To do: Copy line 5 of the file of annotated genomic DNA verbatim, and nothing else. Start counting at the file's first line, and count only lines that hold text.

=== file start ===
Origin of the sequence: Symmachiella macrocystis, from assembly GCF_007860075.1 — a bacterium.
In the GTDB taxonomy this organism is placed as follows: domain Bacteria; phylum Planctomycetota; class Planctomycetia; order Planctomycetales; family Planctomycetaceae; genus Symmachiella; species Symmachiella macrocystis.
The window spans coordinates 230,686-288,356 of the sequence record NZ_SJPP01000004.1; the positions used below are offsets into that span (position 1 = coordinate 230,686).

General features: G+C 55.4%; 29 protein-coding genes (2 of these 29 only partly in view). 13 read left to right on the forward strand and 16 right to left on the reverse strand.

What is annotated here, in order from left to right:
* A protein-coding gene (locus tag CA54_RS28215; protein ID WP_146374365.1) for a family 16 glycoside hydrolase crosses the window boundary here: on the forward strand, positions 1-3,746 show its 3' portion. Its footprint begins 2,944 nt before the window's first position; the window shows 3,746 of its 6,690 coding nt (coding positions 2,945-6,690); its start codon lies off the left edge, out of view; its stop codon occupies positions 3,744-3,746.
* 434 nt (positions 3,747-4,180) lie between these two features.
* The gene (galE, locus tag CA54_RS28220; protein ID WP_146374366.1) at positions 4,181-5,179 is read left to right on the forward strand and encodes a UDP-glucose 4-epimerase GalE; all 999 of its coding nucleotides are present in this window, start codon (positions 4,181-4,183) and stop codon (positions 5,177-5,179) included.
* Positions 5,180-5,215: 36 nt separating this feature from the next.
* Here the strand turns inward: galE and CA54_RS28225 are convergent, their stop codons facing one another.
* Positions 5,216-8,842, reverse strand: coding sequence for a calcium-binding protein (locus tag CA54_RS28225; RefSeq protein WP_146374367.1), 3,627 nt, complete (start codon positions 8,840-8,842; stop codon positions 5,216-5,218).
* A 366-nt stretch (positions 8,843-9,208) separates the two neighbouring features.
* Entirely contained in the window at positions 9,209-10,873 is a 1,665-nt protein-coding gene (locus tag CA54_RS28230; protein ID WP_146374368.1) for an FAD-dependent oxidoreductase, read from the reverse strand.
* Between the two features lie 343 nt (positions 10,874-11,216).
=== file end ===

What is annotated here, in order from left to right: